Women are the losers when folks in your position insist on painting the Church with a broad black brush.  Instead of demonizing Catholics you ought to tap into the fact that we truly want women to be healthy, happy and to fully realize their equality with men.  My observation of the folks at RHReality Check is that you’re always looking for the absolute worst in the Church.  The Church is unbelievably large and unbelievably old — if you want to find ugliness you’ll get a pile of it.  But if you do that you’ll entirely miss the fact the ugliness is what’s unhealthy about the Church.  The healthy aspects of the Church promote the health of women — and people who care about women should find reasons to bring the best out of the Church, not the worst.

     

    Paul Bradford

    Pro-Life Catholics for Choice

  • crowepps

    My understanding is that a woman with adequate medical care stands a better than 99% chance of surviving pregnancy and childbirth.

    I would say her chances are even better than that, so long as everyone understands that "adequate medical care" INCLUDES therapeutically necessary abortion in those 3 or 4% of cases where it is absolutely required to save her life.  If abortion is not allowed at her hospital, not performed by her doctor, or strongly discouraged by her neighbor as not being the choice of a ‘loving mother’, well, then the death rate is just gonna skyrocket, isn’t it?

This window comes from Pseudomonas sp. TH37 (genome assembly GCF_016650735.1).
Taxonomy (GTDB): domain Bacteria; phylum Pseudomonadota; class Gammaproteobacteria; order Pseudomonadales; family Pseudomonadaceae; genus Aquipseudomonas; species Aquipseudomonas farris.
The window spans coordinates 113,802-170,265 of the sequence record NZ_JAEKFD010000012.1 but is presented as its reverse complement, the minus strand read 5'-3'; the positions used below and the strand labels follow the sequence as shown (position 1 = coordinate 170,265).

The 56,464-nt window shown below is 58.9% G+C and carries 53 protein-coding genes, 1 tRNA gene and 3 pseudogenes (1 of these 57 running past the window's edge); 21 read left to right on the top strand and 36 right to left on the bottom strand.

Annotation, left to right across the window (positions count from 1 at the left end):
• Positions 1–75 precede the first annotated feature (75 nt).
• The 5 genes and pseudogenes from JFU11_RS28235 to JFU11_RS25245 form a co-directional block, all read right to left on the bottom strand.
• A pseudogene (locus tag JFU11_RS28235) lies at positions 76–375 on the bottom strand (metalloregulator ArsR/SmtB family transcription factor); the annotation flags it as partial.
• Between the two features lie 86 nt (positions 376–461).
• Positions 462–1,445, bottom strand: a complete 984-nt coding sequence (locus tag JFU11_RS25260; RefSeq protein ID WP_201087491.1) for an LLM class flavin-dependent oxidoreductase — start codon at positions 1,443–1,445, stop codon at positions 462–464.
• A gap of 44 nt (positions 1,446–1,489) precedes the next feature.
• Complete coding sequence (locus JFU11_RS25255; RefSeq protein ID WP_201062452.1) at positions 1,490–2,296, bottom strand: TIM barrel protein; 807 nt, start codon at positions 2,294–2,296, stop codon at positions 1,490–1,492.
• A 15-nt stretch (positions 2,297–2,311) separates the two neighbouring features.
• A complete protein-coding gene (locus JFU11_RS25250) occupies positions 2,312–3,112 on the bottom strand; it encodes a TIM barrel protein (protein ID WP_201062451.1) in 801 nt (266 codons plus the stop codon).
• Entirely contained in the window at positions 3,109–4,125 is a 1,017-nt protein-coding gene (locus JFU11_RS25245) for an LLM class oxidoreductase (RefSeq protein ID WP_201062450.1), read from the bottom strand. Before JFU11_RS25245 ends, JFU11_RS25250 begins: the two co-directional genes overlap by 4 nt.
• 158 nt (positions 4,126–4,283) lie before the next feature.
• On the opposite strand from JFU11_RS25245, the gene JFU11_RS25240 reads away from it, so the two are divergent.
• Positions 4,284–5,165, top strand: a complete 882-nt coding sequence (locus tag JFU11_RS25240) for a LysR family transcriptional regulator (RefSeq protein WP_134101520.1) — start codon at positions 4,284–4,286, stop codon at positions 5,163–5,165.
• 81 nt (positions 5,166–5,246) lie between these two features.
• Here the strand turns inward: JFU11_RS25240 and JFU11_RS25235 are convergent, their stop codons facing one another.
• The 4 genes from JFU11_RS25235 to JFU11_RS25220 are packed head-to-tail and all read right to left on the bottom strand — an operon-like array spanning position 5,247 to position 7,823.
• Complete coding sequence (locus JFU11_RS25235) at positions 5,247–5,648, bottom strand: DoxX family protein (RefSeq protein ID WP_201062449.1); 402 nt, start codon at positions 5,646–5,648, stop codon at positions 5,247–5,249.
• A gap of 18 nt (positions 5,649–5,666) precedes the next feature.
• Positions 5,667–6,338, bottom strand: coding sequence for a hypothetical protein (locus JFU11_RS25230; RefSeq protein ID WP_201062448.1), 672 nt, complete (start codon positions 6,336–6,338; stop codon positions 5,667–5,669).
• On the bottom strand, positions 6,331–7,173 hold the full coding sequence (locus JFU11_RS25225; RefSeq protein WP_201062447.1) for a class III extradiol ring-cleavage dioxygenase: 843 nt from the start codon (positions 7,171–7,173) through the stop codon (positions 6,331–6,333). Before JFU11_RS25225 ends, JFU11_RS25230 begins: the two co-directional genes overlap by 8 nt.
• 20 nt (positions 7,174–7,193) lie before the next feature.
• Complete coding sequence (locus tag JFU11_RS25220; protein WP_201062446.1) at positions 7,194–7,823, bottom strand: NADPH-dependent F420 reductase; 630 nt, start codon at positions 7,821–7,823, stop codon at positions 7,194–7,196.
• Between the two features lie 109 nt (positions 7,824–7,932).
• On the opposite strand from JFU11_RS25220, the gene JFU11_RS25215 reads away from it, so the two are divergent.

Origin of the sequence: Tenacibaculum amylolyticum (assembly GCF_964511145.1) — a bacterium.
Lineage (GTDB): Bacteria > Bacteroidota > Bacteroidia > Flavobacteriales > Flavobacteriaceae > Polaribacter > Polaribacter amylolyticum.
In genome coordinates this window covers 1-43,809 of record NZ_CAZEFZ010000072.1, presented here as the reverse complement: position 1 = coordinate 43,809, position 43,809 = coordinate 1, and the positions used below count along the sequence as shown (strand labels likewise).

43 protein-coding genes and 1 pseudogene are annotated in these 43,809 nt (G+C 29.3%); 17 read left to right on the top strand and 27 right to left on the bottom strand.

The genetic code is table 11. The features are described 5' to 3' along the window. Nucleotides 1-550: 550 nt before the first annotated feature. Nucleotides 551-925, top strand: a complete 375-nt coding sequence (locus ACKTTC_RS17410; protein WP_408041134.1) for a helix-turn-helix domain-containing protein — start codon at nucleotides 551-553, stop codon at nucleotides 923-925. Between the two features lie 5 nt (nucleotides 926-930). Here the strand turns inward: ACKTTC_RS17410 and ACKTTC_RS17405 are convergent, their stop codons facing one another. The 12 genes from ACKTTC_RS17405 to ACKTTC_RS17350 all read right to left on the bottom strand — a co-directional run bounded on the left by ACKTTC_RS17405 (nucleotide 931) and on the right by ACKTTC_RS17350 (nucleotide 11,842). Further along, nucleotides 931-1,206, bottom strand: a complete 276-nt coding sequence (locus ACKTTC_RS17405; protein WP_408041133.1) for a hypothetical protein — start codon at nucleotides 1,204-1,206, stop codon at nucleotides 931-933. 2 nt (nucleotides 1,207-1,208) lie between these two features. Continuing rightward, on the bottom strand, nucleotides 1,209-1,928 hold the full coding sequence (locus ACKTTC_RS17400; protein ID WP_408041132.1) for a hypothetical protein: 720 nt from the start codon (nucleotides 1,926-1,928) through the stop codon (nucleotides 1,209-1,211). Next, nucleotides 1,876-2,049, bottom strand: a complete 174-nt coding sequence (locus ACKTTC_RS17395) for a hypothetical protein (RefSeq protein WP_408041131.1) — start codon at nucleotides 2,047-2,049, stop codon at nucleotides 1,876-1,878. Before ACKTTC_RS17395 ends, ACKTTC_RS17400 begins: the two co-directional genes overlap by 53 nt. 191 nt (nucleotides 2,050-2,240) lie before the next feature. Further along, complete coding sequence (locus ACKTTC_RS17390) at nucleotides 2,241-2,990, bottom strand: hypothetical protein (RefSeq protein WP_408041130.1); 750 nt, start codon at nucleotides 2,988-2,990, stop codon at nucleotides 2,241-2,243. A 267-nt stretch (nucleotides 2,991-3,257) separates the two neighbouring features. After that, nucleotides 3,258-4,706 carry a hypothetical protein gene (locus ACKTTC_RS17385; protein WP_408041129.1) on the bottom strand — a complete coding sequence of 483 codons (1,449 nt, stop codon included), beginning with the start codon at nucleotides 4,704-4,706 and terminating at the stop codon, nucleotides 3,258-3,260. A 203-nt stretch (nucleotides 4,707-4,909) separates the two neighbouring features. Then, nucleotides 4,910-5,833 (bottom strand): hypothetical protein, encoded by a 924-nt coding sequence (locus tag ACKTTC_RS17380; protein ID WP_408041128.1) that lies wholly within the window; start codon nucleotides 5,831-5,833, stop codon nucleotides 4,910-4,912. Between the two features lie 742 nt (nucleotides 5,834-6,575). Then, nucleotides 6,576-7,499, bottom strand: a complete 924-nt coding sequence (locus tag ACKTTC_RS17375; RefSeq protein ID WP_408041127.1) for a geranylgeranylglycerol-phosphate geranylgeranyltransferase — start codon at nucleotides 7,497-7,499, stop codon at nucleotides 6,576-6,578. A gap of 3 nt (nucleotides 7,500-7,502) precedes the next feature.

What, in your mind, should a person who loves his unborn neighbor and equally loves that neighbor’s mother do?  

    Pray earnestly for them and give them the respect he would hopefully give any other person by refraining from snooping in their lives, zipping his lips about his opinion of them, and leaving them to make their own personal decisions without his unwanted advice.

  • crowepps

    This isn’t true (especially when you limit ‘reproductive health services’ to services that actually promote, preserve or restore health and natural functioning

    So you’re going to get your vasectomy reversed?

  • ahunt

    that I don’t sufficiently care about the lives of pregnant women